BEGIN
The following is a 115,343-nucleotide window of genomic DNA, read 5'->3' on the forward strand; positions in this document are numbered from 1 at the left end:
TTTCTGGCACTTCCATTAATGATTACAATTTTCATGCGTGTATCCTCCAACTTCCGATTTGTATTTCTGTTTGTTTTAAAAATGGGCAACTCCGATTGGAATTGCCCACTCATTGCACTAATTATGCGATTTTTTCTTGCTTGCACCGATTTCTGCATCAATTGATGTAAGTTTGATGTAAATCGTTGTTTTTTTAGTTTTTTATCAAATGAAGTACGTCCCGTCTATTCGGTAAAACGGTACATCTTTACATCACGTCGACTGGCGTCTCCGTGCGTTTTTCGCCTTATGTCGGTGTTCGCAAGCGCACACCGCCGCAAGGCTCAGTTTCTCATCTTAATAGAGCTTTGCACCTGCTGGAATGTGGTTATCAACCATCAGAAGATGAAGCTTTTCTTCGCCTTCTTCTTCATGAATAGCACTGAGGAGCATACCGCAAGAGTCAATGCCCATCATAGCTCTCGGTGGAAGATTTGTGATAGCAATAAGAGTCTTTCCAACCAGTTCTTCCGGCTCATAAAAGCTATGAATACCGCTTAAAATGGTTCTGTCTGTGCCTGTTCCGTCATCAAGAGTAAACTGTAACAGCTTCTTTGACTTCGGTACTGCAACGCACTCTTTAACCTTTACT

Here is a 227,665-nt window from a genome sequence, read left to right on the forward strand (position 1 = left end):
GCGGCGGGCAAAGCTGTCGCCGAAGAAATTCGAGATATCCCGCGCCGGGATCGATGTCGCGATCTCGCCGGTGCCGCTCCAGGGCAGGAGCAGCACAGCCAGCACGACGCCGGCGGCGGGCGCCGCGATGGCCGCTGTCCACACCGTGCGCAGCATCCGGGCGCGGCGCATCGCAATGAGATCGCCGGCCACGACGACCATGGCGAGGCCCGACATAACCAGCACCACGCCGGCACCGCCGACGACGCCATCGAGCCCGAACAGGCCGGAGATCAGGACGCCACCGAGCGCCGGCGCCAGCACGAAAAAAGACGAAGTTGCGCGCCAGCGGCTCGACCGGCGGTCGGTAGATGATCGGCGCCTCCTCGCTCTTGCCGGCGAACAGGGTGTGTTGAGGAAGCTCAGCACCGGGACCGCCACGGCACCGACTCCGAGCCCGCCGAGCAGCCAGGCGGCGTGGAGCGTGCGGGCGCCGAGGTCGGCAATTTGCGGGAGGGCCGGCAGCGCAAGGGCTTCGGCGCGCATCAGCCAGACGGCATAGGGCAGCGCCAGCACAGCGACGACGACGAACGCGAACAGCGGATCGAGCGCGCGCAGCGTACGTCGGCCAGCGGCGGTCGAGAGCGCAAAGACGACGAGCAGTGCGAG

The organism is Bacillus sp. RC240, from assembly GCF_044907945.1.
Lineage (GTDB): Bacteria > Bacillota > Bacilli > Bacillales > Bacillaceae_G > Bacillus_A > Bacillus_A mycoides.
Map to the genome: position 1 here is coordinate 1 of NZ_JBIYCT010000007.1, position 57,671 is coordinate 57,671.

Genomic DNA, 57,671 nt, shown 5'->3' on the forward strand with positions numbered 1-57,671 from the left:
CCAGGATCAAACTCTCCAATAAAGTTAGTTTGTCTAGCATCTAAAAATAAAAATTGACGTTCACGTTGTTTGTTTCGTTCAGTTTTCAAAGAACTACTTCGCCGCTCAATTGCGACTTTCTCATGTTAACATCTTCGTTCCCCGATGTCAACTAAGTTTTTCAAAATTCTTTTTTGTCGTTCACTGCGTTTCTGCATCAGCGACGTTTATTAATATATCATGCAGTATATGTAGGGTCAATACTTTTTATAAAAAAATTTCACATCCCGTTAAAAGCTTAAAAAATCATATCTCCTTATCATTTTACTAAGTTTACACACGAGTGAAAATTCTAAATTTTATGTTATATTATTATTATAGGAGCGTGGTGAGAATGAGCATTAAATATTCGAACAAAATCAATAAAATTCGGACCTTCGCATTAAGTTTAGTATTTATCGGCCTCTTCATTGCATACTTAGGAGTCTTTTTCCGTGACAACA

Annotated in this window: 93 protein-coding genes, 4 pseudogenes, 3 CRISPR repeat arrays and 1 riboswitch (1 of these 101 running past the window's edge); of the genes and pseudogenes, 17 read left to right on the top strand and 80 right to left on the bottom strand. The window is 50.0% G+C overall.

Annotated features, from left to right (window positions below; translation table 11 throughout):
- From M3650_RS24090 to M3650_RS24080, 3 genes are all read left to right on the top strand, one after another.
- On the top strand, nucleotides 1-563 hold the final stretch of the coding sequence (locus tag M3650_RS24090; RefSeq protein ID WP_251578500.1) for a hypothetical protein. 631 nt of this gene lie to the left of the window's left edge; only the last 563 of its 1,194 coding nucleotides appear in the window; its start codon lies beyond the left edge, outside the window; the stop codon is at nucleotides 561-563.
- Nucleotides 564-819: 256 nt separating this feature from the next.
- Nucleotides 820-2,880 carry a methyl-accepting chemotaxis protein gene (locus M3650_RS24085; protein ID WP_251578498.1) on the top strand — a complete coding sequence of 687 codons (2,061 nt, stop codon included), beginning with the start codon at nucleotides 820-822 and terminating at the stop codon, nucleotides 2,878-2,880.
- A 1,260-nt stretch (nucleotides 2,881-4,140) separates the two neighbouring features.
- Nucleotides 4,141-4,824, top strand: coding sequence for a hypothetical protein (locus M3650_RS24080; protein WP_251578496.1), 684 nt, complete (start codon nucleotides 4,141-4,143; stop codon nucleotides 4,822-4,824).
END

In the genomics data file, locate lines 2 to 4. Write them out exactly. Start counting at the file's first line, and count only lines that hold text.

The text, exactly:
TTTCTGGCACTTCCATTAATGATTACAATTTTCATGCGTGTATCCTCCAACTTCCGATTTGTATTTCTGTTTGTTTTAAAAATGGGCAACTCCGATTGGAATTGCCCACTCATTGCACTAATTATGCGATTTTTTCTTGCTTGCACCGATTTCTGCATCAATTGATGTAAGTTTGATGTAAATCGTTGTTTTTTTAGTTTTTTATCAAATGAAGTACGTCCCGTCTATTCGGTAAAACGGTACATCTTTACATCACGTCGACTGGCGTCTCCGTGCGTTTTTCGCCTTATGTCGGTGTTCGCAAGCGCACACCGCCGCAAGGCTCAGTTTCTCATCTTAATAGAGCTTTGCACCTGCTGGAATGTGGTTATCAACCATCAGAAGATGAAGCTTTTCTTCGCCTTCTTCTTCATGAATAGCACTGAGGAGCATACCGCAAGAGTCAATGCCCATCATAGCTCTCGGTGGAAGATTTGTGATAGCAATAAGAGTCTTTCCAACCAGTTCTTCCGGCTCATAAAAGCTATGAATACCGCTTAAAATGGTTCTGTCTGTGCCTGTTCCGTCATCAAGAGTAAACTGTAACAGCTTCTTTGACTTCGGTACTGCAACGCACTCTTTAACCTTTACT

Here is a 227,665-nt window from a genome sequence, read left to right on the forward strand (position 1 = left end):
GCGGCGGGCAAAGCTGTCGCCGAAGAAATTCGAGATATCCCGCGCCGGGATCGATGTCGCGATCTCGCCGGTGCCGCTCCAGGGCAGGAGCAGCACAGCCAGCACGACGCCGGCGGCGGGCGCCGCGATGGCCGCTGTCCACACCGTGCGCAGCATCCGGGCGCGGCGCATCGCAATGAGATCGCCGGCCACGACGACCATGGCGAGGCCCGACATAACCAGCACCACGCCGGCACCGCCGACGACGCCATCGAGCCCGAACAGGCCGGAGATCAGGACGCCACCGAGCGCCGGCGCCAGCACGAAAAAAGACGAAGTTGCGCGCCAGCGGCTCGACCGGCGGTCGGTAGATGATCGGCGCCTCCTCGCTCTTGCCGGCGAACAGGGTGTGTTGAGGAAGCTCAGCACCGGGACCGCCACGGCACCGACTCCGAGCCCGCCGAGCAGCCAGGCGGCGTGGAGCGTGCGGGCGCCGAGGTCGGCAATTTGCGGGAGGGCCGGCAGCGCAAGGGCTTCGGCGCGCATCAGCCAGACGGCATAGGGCAGCGCCAGCACAGCGACGACGACGAACGCGAACAGCGGATCGAGCGCGCGCAGCGTACGTCGGCCAGCGGCGGTCGAGAGCGCAAAGACGACGAGCAGTGCGAG